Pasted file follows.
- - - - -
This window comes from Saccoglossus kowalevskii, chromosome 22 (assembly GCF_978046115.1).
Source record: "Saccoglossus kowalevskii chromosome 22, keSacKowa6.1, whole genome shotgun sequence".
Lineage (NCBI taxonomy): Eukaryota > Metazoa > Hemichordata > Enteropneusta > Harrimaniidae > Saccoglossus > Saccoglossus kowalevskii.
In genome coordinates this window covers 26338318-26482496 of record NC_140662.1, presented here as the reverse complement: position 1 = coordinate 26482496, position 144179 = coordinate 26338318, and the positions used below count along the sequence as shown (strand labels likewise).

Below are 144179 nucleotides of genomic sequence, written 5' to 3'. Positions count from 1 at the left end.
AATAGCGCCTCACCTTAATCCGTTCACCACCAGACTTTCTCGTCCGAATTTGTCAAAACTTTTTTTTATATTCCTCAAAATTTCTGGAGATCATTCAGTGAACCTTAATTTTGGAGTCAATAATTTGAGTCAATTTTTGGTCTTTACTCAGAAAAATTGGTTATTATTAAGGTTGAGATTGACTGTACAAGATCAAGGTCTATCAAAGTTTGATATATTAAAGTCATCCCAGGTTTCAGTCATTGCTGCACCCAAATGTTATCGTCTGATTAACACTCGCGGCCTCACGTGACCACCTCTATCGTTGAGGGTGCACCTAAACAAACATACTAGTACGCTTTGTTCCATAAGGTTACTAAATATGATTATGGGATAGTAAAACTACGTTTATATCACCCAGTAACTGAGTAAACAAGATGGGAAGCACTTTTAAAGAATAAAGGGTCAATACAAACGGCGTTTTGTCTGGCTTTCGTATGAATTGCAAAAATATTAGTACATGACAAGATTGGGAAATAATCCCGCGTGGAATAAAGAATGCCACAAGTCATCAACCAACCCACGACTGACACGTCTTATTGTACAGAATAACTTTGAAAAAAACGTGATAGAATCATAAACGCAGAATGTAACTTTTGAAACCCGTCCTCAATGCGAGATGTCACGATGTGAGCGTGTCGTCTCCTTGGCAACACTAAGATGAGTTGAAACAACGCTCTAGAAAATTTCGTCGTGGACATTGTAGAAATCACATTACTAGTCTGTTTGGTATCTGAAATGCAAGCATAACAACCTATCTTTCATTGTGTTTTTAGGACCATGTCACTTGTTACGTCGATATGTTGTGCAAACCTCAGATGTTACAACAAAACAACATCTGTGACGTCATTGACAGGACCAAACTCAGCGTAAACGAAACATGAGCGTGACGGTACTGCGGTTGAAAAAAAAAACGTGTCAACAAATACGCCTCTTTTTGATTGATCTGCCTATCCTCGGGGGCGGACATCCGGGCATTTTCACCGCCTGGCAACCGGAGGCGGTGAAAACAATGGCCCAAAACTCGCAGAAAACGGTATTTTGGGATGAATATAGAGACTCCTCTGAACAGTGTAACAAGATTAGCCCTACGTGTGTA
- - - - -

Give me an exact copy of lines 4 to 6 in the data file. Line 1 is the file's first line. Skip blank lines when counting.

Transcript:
In genome coordinates this window covers 26338318-26482496 of record NC_140662.1, presented here as the reverse complement: position 1 = coordinate 26482496, position 144179 = coordinate 26338318, and the positions used below count along the sequence as shown (strand labels likewise).

Below are 144179 nucleotides of genomic sequence, written 5' to 3'. Positions count from 1 at the left end.
AATAGCGCCTCACCTTAATCCGTTCACCACCAGACTTTCTCGTCCGAATTTGTCAAAACTTTTTTTTATATTCCTCAAAATTTCTGGAGATCATTCAGTGAACCTTAATTTTGGAGTCAATAATTTGAGTCAATTTTTGGTCTTTACTCAGAAAAATTGGTTATTATTAAGGTTGAGATTGACTGTACAAGATCAAGGTCTATCAAAGTTTGATATATTAAAGTCATCCCAGGTTTCAGTCATTGCTGCACCCAAATGTTATCGTCTGATTAACACTCGCGGCCTCACGTGACCACCTCTATCGTTGAGGGTGCACCTAAACAAACATACTAGTACGCTTTGTTCCATAAGGTTACTAAATATGATTATGGGATAGTAAAACTACGTTTATATCACCCAGTAACTGAGTAAACAAGATGGGAAGCACTTTTAAAGAATAAAGGGTCAATACAAACGGCGTTTTGTCTGGCTTTCGTATGAATTGCAAAAATATTAGTACATGACAAGATTGGGAAATAATCCCGCGTGGAATAAAGAATGCCACAAGTCATCAACCAACCCACGACTGACACGTCTTATTGTACAGAATAACTTTGAAAAAAACGTGATAGAATCATAAACGCAGAATGTAACTTTTGAAACCCGTCCTCAATGCGAGATGTCACGATGTGAGCGTGTCGTCTCCTTGGCAACACTAAGATGAGTTGAAACAACGCTCTAGAAAATTTCGTCGTGGACATTGTAGAAATCACATTACTAGTCTGTTTGGTATCTGAAATGCAAGCATAACAACCTATCTTTCATTGTGTTTTTAGGACCATGTCACTTGTTACGTCGATATGTTGTGCAAACCTCAGATGTTACAACAAAACAACATCTGTGACGTCATTGACAGGACCAAACTCAGCGTAAACGAAACATGAGCGTGACGGTACTGCGGTTGAAAAAAAAAACGTGTCAACAAATACGCCTCTTTTTGATTGATCTGCCTATCCTCGGGGGCGGACATCCGGGCATTTTCACCGCCTGGCAACCGGAGGCGGTGAAAACAATGGCCCAAAACTCGCAGAAAACGGTATTTTGGGATGAATATAGAGACTCCTCTGAACAGTGTAACAAGATTAGCCCTACGTGTGTA